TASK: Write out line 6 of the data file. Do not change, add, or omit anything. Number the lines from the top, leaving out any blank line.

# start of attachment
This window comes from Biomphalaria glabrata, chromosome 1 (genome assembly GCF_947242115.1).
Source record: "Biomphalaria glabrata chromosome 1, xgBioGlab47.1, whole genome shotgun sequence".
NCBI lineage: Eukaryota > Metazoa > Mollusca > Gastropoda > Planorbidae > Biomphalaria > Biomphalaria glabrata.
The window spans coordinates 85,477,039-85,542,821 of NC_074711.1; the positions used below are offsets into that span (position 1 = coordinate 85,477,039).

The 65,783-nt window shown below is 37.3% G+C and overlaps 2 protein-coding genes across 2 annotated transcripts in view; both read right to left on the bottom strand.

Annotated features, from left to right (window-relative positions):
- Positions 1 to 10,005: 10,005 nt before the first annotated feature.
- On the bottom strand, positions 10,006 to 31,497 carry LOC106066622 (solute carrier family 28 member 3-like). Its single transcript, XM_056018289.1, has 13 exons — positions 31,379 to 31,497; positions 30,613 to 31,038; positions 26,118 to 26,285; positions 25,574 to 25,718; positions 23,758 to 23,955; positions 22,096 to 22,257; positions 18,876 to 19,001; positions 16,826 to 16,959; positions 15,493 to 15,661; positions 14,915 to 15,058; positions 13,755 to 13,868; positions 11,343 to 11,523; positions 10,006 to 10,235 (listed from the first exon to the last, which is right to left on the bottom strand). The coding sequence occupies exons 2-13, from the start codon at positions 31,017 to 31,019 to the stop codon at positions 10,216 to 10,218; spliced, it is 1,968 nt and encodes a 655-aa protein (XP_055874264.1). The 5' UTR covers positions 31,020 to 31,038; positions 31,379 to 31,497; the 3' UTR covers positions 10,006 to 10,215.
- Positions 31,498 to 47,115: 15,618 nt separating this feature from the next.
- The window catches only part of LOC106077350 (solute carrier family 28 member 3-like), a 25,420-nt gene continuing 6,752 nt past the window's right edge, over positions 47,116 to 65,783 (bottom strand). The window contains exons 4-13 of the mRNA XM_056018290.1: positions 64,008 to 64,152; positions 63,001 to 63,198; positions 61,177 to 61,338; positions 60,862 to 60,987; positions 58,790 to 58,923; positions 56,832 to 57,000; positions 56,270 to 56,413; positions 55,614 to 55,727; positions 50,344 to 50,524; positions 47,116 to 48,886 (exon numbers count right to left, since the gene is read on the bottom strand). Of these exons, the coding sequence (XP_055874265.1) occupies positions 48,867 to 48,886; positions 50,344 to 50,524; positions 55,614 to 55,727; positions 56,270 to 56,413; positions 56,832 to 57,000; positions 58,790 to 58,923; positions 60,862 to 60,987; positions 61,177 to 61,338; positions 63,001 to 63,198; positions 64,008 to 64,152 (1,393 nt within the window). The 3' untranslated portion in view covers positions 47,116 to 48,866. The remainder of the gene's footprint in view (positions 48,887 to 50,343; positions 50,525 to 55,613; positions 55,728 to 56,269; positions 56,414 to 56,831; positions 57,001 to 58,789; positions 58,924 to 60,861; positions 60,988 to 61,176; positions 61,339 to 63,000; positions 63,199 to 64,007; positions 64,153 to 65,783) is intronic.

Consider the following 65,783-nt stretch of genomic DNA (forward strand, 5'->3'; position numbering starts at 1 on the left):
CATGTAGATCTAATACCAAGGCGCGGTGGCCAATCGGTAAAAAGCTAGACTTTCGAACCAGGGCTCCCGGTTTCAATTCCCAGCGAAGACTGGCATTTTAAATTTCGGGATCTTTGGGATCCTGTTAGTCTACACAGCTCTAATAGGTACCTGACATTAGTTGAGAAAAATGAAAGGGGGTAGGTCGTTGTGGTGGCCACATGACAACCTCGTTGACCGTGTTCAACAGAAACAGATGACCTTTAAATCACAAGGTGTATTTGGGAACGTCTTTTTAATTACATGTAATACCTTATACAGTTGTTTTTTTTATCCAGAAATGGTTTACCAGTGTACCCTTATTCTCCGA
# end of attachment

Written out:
Annotated features, from left to right (window-relative positions):